NASA Earth Science

For our research community

NASA’s Earth Science Division (ESD) missions help us to understand our planet’s interconnected systems, from a global scale down to minute processes.

ESD delivers the technology, expertise, global observations, and applications that help us map the myriad connections between our planet’s vital processes and the climate effects of ongoing natural and human-caused changes.

An image showing Earth from space at a distance, superimposed over the surrounding space are images and names of the current and planned satellites NASA's Earth division will use to observe the planet.
NASA's Earth observing satellite fleet (as of July 11, 2024)

Using observations from satellites, instruments on the International Space Station, airplanes, balloons, ships and on land, ESD researchers collect data about the science of our planet’s atmospheric motion and composition; land cover, land use and vegetation; ocean currents, temperatures and upper-ocean life; and ice on land and sea. These data sets, which cover even the most remote areas of Earth, are freely and openly available to anyone.

ESD offers end-to-end development, launch, data collection, analysis, and application of its missions, including those with partners in U.S. and international government, and the private sector. ESD also sponsors research and extends science and technology education to learners of all ages, inspiring the next generation of explorers.

Science Questions

NASA’s Science Mission Directorate Strategic Plan reflects the agency’s science agenda, as proscribed by the Executive and Legislative branches. Published every four years, the SMD plan is designed to complement the agency’s overall strategic plan and is informed by the most recent Decadal Survey.

NASA’s strategic objective for Earth science is to advance knowledge of Earth as a system in order to meet the challenges of environmental change and to improve life on our planet.

The Earth Science Division (ESD) programs address this objective by asking the following key science questions:

  • How is the global Earth system changing?
  • What causes these changes in the Earth system?
  • How will the Earth system change in the future?
  • How can Earth system science provide societal benefit?

These science questions translate into six focus areas to guide the Earth Science Division’s selection of investigations and other programmatic decisions:

  • Atmospheric Composition (AC) conducts research on Earth’s atmosphere, including its chemical and physical properties, Earth’s energy budget, and air quality.
  • Weather and Atmospheric Dynamics (WAD) researches the dynamics of the atmosphere to improve our understanding of the fundamental processes that drive weather.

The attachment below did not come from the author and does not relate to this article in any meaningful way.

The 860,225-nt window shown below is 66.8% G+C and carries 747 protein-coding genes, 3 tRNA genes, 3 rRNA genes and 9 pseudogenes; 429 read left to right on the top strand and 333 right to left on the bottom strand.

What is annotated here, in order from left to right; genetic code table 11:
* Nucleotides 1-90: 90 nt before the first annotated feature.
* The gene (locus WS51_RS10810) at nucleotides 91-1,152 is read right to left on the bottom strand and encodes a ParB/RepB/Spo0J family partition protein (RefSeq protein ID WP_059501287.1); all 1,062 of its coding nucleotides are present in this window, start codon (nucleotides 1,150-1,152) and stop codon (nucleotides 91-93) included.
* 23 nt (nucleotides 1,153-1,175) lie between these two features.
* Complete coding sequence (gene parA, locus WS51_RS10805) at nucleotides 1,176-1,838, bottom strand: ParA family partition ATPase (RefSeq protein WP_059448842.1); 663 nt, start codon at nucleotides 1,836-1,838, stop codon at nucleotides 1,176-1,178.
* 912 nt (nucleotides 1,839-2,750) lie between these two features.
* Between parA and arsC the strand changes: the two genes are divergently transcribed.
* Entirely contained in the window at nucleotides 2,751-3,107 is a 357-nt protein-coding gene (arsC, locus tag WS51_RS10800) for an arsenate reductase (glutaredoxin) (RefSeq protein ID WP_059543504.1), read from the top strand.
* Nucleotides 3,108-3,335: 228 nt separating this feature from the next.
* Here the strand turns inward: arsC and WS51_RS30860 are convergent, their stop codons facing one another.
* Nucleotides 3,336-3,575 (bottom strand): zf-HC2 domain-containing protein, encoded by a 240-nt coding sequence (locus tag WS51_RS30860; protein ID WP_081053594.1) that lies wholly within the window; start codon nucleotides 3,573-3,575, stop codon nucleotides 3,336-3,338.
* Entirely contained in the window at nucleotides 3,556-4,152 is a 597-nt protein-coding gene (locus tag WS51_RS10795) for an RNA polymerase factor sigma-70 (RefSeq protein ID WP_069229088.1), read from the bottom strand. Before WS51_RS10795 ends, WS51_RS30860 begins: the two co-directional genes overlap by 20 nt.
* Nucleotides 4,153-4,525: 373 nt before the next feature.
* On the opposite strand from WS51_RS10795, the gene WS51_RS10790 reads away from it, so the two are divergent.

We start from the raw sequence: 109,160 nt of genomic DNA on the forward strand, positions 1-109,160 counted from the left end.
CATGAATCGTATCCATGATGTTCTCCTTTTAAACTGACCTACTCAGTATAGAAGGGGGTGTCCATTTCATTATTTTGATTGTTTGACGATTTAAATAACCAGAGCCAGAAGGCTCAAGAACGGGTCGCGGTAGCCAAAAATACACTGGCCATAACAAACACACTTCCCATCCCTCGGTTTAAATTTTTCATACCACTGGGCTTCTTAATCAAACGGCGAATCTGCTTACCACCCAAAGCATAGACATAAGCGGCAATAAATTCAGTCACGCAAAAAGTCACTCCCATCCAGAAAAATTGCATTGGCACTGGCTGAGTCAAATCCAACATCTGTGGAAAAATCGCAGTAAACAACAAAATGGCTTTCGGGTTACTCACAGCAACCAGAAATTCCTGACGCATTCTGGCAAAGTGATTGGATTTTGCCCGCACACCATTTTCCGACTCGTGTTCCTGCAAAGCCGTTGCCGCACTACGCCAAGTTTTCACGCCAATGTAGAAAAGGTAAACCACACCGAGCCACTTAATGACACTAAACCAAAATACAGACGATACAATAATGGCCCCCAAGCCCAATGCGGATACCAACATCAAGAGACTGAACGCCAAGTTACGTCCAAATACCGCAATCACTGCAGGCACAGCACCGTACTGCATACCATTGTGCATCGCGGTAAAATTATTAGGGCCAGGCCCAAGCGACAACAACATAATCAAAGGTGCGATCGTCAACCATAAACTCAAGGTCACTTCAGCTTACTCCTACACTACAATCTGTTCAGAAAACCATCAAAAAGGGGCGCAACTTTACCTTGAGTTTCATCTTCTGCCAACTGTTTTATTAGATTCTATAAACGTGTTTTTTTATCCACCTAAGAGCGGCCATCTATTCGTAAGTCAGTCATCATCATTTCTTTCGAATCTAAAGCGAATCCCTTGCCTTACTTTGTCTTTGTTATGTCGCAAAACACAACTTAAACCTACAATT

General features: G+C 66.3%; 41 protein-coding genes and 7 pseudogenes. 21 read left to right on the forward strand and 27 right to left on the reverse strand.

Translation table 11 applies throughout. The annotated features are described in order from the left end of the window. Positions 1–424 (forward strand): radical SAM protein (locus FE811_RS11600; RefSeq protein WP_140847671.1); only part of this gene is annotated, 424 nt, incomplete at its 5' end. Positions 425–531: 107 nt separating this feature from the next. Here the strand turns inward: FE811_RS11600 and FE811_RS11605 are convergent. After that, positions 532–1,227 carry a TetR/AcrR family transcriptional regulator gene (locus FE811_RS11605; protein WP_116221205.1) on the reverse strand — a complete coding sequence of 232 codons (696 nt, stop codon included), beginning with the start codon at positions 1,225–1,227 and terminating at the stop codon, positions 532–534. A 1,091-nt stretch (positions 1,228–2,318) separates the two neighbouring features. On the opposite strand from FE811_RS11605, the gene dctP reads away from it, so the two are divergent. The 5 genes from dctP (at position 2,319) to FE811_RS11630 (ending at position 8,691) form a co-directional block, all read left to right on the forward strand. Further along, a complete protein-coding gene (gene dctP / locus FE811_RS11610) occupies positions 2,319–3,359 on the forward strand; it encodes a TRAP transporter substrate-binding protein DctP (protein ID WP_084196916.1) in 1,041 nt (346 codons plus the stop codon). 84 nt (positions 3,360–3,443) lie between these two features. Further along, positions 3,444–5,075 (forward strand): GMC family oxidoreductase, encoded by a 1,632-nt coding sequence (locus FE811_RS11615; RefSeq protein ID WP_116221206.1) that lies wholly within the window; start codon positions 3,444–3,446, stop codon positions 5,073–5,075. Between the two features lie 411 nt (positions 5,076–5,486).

• Climate Variability and Change (CVC) measures and models Earth’s dynamic systems and how they change over time.
  • Water and Energy Cycle (WEC) supports focused and crosscutting research to improve our understanding of the global water cycle.
  • Carbon Cycle and Ecosystems (CCE) detects, explains, and predicts changes in Earth’s ecosystems, biogeochemical cycles, biodiversity, and land cover.
  • Earth Surface and Interior (ESI) supports research and analysis of solid-Earth processes from crust to core.

NASA Earth System Observatory

NASA is developing the Earth System Observatory, the core of which is five satellite missions providing critical data on climate change, severe weather and other natural hazards, wildfires, and global food production.

These observations will address the most pressing questions about our changing planet, as identified in the 2017 Earth Science Decadal Survey by the National Academies of Science, Engineering, and Medicine. The core of the Observatory will focus on five areas: Aerosols; Cloud, Convection, and Precipitation; Mass Change; Surface Biology and Geology; and Surface Deformation and Change. Consistent with the Academies’ recommendations, NASA will augment the core with competitively selected Earth Explorer missions, to infuse innovation and deliver additional high-priority observations.

a graphic showing what areas the Earth System Observatory will study

Each of the missions will deliver important environmental measurements. Taken together, as a single Observatory, NASA will have a holistic, 3D view of Earth to better understand how our planet’s complex systems work together and improve our capability to predict how our climate may change. NASA’s Open Source Science strategy is the key to bringing the data from these missions together into a single observatory to help understand the earth as a system and accelerate our ability to use this understanding. These observations will better inform decision-makers on how our planet is changing, with greater precision on previously unimaginable scales – from entire continents down to individual trees, from atmosphere to bedrock.

Learn more about NASA's Earth System Observatory.